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'Crave' by Sarah Kane
pend fringe@gateway, Edinburgh Festival Fringe

Group: King Alfred's College Drama Studies Programme

Tim Markham

Sarah Kane's plays have always been more popular with student dramatic companies than critics, though Crave, her penultimate play, is generally considered her most mature. This production demonstrates some scope for depth and colour in staging Kane's work, but ultimately reveals that there is little left when the frenetic energy, deliberate disorientation and tricksy narrative devices are stripped away.

Crave presents four characters, or perhaps four aspects of human nature, all of which are singly, overwhelmingly traumatised by life. Fragments of speech reveal a litany of rape, infidelity, loneliness, familial rejection, romantic rejection and childlessness. Each character has a set response to what life has dealt them - anger, indignance, baffled argumentativeness and near hysteria, respectively - and this is maintained at a consistently high pitch throughout. There is no sense of development or dynamism in these emotions, and no bleeding of one into the other in the characters' stilted interactions.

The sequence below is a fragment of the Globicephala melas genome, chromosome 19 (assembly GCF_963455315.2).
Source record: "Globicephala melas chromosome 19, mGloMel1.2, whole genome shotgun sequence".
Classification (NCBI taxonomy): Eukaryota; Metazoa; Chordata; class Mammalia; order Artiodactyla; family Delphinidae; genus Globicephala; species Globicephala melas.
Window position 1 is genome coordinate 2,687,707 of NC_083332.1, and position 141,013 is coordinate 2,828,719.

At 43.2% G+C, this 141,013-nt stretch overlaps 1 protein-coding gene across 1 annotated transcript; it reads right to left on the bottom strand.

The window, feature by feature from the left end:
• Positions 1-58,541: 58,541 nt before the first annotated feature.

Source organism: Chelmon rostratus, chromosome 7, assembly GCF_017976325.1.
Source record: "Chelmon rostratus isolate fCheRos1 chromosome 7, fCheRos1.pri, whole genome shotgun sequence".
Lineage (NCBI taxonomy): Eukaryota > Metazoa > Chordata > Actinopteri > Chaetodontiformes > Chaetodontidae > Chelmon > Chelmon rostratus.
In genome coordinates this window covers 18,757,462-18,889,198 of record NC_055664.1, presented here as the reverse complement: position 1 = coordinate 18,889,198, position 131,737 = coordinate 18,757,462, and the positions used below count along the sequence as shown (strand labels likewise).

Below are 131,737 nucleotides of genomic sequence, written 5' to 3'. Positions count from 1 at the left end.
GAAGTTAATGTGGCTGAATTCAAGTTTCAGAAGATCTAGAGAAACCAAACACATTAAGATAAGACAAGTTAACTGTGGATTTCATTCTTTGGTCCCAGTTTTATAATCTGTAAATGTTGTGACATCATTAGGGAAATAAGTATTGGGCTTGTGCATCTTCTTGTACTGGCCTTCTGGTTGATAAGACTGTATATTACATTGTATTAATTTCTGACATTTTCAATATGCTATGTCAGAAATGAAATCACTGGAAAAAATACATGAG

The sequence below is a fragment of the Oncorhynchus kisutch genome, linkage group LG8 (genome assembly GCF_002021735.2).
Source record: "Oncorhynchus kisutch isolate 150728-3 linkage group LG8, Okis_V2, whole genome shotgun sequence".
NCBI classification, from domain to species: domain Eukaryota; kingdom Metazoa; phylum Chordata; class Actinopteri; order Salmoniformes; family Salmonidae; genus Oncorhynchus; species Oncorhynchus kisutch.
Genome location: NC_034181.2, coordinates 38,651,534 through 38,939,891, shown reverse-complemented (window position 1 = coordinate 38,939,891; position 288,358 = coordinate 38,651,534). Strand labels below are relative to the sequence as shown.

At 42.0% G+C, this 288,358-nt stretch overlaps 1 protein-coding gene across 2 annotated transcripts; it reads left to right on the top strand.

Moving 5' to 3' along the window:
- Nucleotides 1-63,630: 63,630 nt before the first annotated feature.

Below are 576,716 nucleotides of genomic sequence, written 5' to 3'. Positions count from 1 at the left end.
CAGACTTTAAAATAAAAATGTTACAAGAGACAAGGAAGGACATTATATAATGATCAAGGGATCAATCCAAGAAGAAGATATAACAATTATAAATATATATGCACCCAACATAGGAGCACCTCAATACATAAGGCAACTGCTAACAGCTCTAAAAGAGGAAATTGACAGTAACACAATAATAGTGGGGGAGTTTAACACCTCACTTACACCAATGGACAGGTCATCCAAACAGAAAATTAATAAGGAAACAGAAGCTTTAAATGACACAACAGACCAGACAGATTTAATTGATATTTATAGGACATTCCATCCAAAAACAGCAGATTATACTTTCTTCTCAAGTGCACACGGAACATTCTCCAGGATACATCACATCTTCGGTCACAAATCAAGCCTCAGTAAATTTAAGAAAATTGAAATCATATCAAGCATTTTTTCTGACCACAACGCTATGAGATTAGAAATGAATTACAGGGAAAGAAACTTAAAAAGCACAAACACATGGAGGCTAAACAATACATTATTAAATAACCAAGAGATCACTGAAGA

The key is the play's insistence on what life 'does' to people. The characters are embittered, dismayed and often bewildered by an existence over which they have no control. The complete lack of communication between them reinforces the isolation to which they are all condemned, and when the issue of blame and responsibility finally rears its head it is in the supremely narcissistic form of righteous self-loathing.

The utter lack of agency is highlighted by the relentless repetition of phrases and the hamster-wheel depiction of characters enacting the same desperate movements over and over again. While this is the form on which Kane relies to emphasise futility, it certainly lends the play no weight. Similarly, glib religious references and facile wordplay serve only to evoke an impression of an adolescent angst which would not warrant such quick dismissal if it were anything other than emotionally and intellectual indulgent and palpably vacuous.

The cast on the whole tackle the performance with admirable confidence, and the rapid, choppy dialogue is executed with a precision that has clearly come out of careful preparation and rigorous rehearsal. One actor, however, combines a heavy Slavic accent with a persistently breaking, tortured delivery which often rendered her incomprehensible. Given that this is the character who repeatedly wails 'What have they done to me?' and says that she would commit suicide if she weren't already dead in life, perhaps this is no bad thing.

4 August to 23 August.

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